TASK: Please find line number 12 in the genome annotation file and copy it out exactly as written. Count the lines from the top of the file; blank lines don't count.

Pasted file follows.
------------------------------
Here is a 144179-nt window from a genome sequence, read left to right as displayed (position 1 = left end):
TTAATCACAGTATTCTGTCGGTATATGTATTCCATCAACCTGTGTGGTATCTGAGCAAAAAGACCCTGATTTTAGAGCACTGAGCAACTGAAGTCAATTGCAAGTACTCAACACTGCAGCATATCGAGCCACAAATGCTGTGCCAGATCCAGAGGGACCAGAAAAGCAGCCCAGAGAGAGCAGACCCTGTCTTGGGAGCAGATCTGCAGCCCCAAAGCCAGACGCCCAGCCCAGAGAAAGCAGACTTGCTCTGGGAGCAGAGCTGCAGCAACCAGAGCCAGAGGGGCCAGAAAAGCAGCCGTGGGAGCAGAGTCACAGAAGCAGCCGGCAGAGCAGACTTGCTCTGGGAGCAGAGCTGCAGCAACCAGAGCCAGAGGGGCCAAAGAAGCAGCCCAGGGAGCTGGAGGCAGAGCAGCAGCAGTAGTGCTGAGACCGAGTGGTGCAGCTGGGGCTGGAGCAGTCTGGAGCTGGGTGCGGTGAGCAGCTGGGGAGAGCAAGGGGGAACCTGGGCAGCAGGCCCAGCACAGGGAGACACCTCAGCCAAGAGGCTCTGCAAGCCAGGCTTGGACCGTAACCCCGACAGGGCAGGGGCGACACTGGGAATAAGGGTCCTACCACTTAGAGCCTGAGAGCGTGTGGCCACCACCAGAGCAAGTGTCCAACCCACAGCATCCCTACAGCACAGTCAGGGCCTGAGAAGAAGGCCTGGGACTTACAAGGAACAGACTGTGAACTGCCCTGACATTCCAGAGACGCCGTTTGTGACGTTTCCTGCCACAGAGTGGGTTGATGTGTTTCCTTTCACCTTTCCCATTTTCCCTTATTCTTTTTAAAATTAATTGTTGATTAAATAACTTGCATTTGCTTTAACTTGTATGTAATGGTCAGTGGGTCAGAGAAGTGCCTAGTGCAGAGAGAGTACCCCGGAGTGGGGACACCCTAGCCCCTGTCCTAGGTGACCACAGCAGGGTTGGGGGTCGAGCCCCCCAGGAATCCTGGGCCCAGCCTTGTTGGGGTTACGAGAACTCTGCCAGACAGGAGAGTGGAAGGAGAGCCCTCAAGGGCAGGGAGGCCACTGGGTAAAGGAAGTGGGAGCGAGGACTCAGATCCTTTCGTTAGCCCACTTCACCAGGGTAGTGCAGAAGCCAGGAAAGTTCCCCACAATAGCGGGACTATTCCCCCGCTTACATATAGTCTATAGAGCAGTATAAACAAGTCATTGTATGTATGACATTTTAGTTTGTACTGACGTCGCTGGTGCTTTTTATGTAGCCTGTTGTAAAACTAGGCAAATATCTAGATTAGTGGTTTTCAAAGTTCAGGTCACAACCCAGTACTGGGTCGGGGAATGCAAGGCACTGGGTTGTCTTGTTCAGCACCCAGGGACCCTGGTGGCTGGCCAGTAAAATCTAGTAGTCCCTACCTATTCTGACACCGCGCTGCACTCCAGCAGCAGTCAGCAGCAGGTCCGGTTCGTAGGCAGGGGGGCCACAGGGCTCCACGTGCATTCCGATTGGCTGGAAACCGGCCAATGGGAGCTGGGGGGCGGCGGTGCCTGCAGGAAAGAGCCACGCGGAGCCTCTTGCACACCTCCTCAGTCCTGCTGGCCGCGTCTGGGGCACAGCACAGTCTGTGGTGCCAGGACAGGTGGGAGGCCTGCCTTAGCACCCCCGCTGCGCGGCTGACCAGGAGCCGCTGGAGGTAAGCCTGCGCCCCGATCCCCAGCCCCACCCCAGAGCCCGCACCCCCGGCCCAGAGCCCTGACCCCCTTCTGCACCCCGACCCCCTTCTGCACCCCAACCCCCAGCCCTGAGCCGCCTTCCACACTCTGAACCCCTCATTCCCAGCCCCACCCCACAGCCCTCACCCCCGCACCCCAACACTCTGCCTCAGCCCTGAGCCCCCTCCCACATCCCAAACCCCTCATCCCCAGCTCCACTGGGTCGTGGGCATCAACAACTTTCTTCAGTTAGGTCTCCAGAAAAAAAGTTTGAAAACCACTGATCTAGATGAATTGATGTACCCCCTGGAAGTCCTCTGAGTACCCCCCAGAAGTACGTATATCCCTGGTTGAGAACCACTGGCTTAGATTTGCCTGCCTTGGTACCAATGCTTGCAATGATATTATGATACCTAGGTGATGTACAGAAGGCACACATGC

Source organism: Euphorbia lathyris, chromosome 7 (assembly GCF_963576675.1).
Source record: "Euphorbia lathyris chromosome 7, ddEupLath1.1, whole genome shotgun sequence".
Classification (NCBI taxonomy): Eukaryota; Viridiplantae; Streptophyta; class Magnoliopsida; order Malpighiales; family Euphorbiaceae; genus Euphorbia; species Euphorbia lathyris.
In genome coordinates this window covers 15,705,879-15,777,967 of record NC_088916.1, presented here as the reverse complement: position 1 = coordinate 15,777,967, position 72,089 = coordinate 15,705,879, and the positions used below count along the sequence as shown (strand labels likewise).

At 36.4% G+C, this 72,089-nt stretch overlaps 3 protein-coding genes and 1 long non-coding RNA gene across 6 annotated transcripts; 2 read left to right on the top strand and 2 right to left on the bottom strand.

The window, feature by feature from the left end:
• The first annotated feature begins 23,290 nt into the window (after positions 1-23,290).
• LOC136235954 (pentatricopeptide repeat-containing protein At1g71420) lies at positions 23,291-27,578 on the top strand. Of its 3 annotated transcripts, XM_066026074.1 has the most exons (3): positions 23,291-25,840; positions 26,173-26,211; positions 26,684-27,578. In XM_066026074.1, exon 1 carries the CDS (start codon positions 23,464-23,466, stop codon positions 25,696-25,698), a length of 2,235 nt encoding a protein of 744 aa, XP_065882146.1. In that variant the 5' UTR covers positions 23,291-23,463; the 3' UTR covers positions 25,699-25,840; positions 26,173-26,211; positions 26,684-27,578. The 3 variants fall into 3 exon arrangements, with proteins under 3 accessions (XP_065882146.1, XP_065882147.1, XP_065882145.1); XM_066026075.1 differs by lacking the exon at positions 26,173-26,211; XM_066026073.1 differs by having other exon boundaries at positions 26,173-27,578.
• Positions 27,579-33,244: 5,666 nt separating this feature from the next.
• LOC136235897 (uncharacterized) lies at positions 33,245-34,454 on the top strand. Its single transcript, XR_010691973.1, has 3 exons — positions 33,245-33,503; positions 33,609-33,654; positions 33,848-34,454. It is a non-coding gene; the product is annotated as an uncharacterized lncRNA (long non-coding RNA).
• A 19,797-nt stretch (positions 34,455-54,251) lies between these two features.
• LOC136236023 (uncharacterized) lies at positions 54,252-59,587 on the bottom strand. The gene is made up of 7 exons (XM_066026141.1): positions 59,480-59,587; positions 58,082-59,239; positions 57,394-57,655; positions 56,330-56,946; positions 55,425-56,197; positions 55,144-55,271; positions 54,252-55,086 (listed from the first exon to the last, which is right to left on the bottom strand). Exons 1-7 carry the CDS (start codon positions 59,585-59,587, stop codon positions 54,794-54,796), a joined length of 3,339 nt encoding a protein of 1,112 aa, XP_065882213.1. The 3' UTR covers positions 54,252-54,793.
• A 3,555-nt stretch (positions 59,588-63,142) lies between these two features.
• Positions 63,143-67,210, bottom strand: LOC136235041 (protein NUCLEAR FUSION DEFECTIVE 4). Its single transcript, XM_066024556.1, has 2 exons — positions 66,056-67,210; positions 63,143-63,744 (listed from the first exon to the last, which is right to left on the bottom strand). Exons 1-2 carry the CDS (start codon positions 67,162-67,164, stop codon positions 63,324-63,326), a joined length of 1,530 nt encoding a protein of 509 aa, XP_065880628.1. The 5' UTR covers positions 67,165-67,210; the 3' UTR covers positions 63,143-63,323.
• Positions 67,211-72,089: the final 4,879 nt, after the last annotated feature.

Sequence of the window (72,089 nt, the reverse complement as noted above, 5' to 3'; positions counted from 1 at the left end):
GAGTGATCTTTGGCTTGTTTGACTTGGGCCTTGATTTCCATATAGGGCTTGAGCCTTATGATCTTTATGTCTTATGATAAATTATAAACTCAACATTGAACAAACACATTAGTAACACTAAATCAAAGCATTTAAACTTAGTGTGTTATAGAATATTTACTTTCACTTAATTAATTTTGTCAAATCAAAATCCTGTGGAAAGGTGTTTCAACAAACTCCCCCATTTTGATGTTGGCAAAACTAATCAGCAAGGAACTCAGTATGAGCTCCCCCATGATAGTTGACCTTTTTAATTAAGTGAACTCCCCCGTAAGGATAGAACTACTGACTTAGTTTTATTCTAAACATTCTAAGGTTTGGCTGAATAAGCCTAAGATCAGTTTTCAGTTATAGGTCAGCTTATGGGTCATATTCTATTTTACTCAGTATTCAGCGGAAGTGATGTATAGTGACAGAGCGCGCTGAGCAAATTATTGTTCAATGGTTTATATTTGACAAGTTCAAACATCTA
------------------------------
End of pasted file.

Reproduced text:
• LOC136235897 (uncharacterized) lies at positions 33,245-34,454 on the top strand. Its single transcript, XR_010691973.1, has 3 exons — positions 33,245-33,503; positions 33,609-33,654; positions 33,848-34,454. It is a non-coding gene; the product is annotated as an uncharacterized lncRNA (long non-coding RNA).